Motivating People Toward Safety


I was in graduate school studying kinesiology and ergonomics when I was invited to a dance performance. I was enthralled by the beauty of the movement and the extraordinary skill. But, I learned it came with pain, a lot of pain. I was hooked. I wanted to be involved. I began by working in theatre including Broadway, music, film and television, and on to industry, every kind of industry. Interestingly, all faced the same ergonomic issues; they just did different things with different motivations.

In my 38 years of consulting, I find that people basically fall into three motivational categories.

The first are individuals who rely on their bodies for their careers. These are the dancers, musicians, craftsmen, and athletes, many of whom have no fallback when injury occurs and often no workers’ compensation. Worse, when an injury does occur, there is the fear that improper technique or overuse may actually end careers. These people are information sponges. Recommendations given are followed with dedication. Recovery is typically fast and recurrence reduced or eliminated because they quickly change their ergonomic behavior. 

The second group, the majority, try every day to do their best. They pursue a healthy lifestyle. They’ve had their share of sports, work, or home injuries and want to avoid them. They listen to professional advice and follow the plan…if it makes sense to their lives. They consider how recommendations relate to what they do and their personal injury history. Typically, if you offer straightforward ergonomic training, easy to remember and apply, you will get buy-in. If it goes well, they will teach what they learn to each other and their families.

I describe the third group as classic CAVE people: Citizens Against Virtually Everything. They are usually a small, but frequently vocal group. They view injury as “part of the job” or think of themselves as “accident prone.” No matter what they do, they always seem to get hurt. Maybe they gradually give up and eventually, although they’re not happy about their injuries, they keep doing what they do without interest in advice offered.

Still, they can be reached.

I begin every training by demonstrating how bodies work. People universally like that. They want to know “what’s under the hood,” so to speak. Then, we talk about why injury occurs. It could be an acute injury, like a fall or strain, or it could be something that takes time to develop, that sneaks up on you until suddenly you have pain.

Happily, acute injuries are mostly preventable. We aren’t looking or thinking, just for a moment, then oops…you fall or over-exert. Usually we know exactly what we did wrong the moment it happens. Looking at or thinking about what we are doing typically gives us a chance to avoid making mistakes. 

Then there’s that “sneaks up on you” injury. If you do something over and over again without stretching or taking a rest, your muscles, ligaments, and tendons will break down. It’s like bending your credit card over and over until it breaks.

We need to recognize when we’re doing something repetitive and stop. If we can’t stop because it’s what we do as a musician, dancer, or factory worker, then we need to know how to reduce or eliminate accumulated stress. We need to make sure that everything we do is correct, ergonomically speaking, so we don’t break down even faster.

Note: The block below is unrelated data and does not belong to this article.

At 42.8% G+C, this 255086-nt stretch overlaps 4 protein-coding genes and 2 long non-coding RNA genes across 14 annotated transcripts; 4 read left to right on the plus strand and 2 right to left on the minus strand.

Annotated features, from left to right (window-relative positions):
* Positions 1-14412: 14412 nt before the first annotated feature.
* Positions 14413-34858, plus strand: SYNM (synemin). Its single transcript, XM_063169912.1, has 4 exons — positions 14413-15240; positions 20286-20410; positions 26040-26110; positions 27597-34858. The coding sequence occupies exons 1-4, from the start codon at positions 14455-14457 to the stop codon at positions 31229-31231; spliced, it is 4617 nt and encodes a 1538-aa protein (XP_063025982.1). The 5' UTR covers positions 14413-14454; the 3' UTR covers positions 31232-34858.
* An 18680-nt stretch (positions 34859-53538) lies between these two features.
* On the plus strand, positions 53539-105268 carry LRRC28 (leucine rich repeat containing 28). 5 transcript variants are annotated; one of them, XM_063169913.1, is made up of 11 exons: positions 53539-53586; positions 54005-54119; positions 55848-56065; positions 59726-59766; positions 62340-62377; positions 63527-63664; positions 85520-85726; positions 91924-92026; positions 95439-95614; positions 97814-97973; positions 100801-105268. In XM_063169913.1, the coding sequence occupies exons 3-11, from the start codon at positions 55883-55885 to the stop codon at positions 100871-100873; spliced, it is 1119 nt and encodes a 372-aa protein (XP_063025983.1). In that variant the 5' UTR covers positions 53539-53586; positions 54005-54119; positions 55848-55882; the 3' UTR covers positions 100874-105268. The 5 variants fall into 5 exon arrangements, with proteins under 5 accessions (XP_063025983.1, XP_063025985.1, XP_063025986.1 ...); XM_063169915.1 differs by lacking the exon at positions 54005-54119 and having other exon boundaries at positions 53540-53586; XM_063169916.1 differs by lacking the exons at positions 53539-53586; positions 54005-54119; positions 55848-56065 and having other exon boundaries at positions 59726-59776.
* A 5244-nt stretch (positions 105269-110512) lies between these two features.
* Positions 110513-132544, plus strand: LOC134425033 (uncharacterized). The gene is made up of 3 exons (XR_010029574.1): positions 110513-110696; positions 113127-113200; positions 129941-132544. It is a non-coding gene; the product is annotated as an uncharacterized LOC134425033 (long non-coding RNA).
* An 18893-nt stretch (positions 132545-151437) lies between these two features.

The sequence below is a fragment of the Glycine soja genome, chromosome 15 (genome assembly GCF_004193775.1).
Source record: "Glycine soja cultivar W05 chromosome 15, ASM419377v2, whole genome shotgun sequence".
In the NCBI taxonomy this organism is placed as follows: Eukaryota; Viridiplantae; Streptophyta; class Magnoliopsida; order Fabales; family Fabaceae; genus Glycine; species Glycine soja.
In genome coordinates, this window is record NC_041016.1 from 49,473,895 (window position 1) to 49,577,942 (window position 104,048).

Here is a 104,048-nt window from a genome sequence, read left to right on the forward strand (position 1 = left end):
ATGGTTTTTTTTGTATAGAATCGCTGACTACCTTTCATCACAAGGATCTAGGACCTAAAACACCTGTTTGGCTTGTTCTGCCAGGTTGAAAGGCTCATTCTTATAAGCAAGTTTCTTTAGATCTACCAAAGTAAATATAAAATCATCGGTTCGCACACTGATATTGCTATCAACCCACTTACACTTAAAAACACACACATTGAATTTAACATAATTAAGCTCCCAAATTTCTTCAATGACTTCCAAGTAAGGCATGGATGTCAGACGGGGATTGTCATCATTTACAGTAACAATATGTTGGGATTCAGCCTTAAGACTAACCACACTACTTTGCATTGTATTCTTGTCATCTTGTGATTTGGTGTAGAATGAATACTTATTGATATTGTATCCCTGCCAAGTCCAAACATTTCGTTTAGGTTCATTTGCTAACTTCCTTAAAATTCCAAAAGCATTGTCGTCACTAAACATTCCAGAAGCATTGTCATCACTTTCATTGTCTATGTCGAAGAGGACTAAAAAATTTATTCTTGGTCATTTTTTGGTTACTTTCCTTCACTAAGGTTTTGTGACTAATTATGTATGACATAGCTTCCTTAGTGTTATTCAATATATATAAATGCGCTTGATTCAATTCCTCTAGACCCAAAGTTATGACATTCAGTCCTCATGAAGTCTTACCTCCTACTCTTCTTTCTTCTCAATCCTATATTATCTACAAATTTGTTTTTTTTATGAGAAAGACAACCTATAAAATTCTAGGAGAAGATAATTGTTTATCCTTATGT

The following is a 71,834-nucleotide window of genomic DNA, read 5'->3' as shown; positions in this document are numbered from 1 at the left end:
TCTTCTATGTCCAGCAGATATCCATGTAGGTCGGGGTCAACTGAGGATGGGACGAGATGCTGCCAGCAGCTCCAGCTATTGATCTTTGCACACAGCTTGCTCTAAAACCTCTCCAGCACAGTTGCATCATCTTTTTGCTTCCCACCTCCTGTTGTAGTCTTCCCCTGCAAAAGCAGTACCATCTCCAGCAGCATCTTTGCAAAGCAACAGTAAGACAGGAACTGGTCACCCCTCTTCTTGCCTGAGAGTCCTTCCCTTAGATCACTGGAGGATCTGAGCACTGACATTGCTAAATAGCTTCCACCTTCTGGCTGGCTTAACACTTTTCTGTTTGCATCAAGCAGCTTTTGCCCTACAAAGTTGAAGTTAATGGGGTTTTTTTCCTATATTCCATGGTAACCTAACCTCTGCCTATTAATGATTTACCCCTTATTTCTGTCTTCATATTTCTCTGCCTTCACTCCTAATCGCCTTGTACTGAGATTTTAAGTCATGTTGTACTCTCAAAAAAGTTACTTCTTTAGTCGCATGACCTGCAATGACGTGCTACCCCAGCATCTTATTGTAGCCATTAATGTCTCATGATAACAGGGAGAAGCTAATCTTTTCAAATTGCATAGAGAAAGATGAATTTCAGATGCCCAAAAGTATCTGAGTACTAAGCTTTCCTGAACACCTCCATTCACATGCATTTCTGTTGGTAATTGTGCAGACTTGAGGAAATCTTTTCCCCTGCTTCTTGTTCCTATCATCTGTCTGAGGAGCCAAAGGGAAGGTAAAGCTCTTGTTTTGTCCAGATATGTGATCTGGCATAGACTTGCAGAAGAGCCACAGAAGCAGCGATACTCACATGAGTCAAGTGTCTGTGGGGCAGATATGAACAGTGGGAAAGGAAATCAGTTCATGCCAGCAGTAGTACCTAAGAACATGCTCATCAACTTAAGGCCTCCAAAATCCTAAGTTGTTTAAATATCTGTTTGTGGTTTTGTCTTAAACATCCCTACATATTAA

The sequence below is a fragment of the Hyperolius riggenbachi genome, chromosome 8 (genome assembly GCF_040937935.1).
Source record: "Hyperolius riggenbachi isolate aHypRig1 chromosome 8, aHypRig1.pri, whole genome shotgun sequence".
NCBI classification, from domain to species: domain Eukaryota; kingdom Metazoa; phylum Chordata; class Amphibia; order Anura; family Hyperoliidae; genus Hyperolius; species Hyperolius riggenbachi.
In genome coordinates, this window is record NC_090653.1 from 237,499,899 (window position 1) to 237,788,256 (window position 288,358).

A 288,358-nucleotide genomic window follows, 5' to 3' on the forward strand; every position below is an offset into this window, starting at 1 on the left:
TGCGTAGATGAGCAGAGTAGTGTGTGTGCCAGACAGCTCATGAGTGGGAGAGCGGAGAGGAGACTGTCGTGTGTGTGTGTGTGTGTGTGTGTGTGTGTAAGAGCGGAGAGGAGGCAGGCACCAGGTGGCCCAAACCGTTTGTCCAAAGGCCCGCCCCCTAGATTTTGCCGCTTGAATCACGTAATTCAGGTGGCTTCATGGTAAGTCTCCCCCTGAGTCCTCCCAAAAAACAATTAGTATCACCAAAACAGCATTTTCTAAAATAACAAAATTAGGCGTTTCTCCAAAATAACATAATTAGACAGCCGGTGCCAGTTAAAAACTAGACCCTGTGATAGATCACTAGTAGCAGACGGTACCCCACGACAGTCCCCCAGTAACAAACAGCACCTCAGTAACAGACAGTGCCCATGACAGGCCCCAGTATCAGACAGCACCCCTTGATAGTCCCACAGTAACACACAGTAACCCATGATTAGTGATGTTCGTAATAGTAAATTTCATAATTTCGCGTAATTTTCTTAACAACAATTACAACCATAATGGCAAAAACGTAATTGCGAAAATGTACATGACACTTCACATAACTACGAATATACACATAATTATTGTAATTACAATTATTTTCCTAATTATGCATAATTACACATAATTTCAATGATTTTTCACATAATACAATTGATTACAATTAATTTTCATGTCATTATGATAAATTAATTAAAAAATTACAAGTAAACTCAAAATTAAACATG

If an ergonomic program is going to stick it must be fun, fast, and interactive, and apply to what we do. Here’s an example.

I’ve worked with longshoremen for 17 years. I recall one training session where no one was interested in what I had to say. They were told to be there and they were, but that’s it. Then, we started just talking to each other. We eventually got to what was important to them; there were two things in particular, one surprising. They wanted to be able to play with their grandkids… and play cricket. Who knew?! This group was of British and East Indian origin. They loved watching and playing cricket. We spent the entire session talking about cricket injuries and how to avoid them. They were a captive and motivated audience. I have no idea about cricket, but I know how the body works. They showed me the movements and I showed them how to avoid injury. When we finished and they went back to work I knew they would be able to apply what we’d talked about to what they did at work and while playing with their grandkids. Make it relevant and they’ll listen.

The most important success factor is company support. This includes recognizing the impact of human factors on personal ergonomics. Even if the workforce understands and practices proper ergonomics, consider how rushing, frustration, fatigue, or complacency can lead to bad ergonomic choices. This is the necessary conversation on the floor.

Of course, be sure to reinforce ergonomic best practices by storytelling and analyzing past occurrences to ensure successful future avoidance. Track improvements so everyone can see the results of their collective efforts.  

Robert “Doc” Cannon is an ergonomics specialist with the unique ability to bridge the gap between ergonomics and human error as it relates to injury reduction.  He is a SafeStart consultant and author of the very successful “SafeStart for Personal Ergonomics” program.